Gallery: Brits sweep the boards at The Oscars

The Oscars provided the usual mix of gongs and gowns. Carl Jones reports on the highlights of 2014’s Academy Awards ceremony in Los Angeles


Check out interviews with all last nights big winners:


It was a good night for the Brits – and the chance to show off the latest trend for nude frocks.

Film and fashion go hand in hand at the Oscars and there was as much debate about the frocks on show as the gongs being handed out.

After a rainbow of colours last year, 2014 was a year of ivories, golds and classic whites.

And Oscar winner Cate Blanchett led the way with a stunning Giorgio Armani in a light tan, which she said was “heavy, but I love it”.

Even Angelina Jolie cast off her usual black number for an embellished gown in golds and nudes.

Blanchett was named best actress for her role in Woody Allen’s Blue Jasmine, beating Bullock, Dame Judi Dench, Amy Adams and Meryl Streep in the process. 

But the big winner of the night was British director Steve McQueen’s 12 Years A Slave, which resisted the force of Gravity to be named best picture at the Oscars.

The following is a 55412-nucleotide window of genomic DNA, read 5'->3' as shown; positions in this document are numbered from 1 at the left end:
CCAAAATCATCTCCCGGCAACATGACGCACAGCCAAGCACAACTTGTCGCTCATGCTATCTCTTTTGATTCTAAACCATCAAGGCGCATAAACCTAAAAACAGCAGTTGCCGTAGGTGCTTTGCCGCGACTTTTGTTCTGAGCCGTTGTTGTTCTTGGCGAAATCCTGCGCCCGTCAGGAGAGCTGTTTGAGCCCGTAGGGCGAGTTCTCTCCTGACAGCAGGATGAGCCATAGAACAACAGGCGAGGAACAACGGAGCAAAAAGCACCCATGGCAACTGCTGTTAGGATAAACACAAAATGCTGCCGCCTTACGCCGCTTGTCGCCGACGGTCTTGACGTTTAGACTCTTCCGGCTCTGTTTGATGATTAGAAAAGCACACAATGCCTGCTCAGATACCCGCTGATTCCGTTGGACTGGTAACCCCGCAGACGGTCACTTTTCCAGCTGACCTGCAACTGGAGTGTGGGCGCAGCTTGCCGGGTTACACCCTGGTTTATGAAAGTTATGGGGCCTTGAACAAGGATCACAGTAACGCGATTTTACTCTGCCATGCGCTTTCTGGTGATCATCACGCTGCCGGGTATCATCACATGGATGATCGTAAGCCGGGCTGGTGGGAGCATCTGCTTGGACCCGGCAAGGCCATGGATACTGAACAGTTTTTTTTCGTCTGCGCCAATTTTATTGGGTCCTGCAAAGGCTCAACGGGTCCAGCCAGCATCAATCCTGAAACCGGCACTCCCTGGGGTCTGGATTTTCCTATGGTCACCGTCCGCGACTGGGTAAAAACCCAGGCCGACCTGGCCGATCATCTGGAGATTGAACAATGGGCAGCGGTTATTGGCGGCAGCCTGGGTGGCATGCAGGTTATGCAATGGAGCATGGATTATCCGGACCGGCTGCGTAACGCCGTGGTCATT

The slavery epic also picked up awards for best adapted screenplay and best supporting actress for Lupita Nyong’o on a night when it seemed - for a while at least - that British-made Gravity was going to sweep the board.

The outer-space drama picked up a handful of Oscars for its backroom staff – many of whom are British – and the best director award for Alfonso Cuaron.

But McQueen, the former modern artist-turned film-maker got his moment in the spotlight as the ceremony in Los Angeles ended in triumph for his film which is based on the story of a free New Yorker, Solomon Northup, kidnapped and sold into slavery in the Deep South of the United States

McQueen, a Londoner who now lives in Amsterdam, said: “Everyone deserves not just to survive but to live. This is thee most important legacy of Solomon Northup. I dedicate this award to all the people who have endured slavery and 21 million people who still suffer slavery today”.

The best actor Oscar went to Matthew McConaughey for Dallas Buyers Club, a role that saw him lose several stone in order to play an Aids victim.

McConaughey’s Dallas Buyers Club co-star Jared Leto was the first big winner on the night and promised to celebrate to “the break of dawn”.

Les Miserables star Anne Hathaway handed the Oscar for best supporting actor to Leto for his role as an HIV-positive transgender woman in the film.

Leto, who dedicated his win to the “36 million people who have lost the battle to Aids”, beat big names including Michael Fassbender who was nominated for 12 Years A Slave.

Speaking backstage, Leto said: “I never thought this would happen, nobody talked about results or awards or potential, only how could we do the best job to bring this story to life. I never in a million years dreamed I would be here talking to you, it was a fantasy. I never dreamed they would give me a prize, I never won an award for doing anything on screen until Dallas Buyers Club.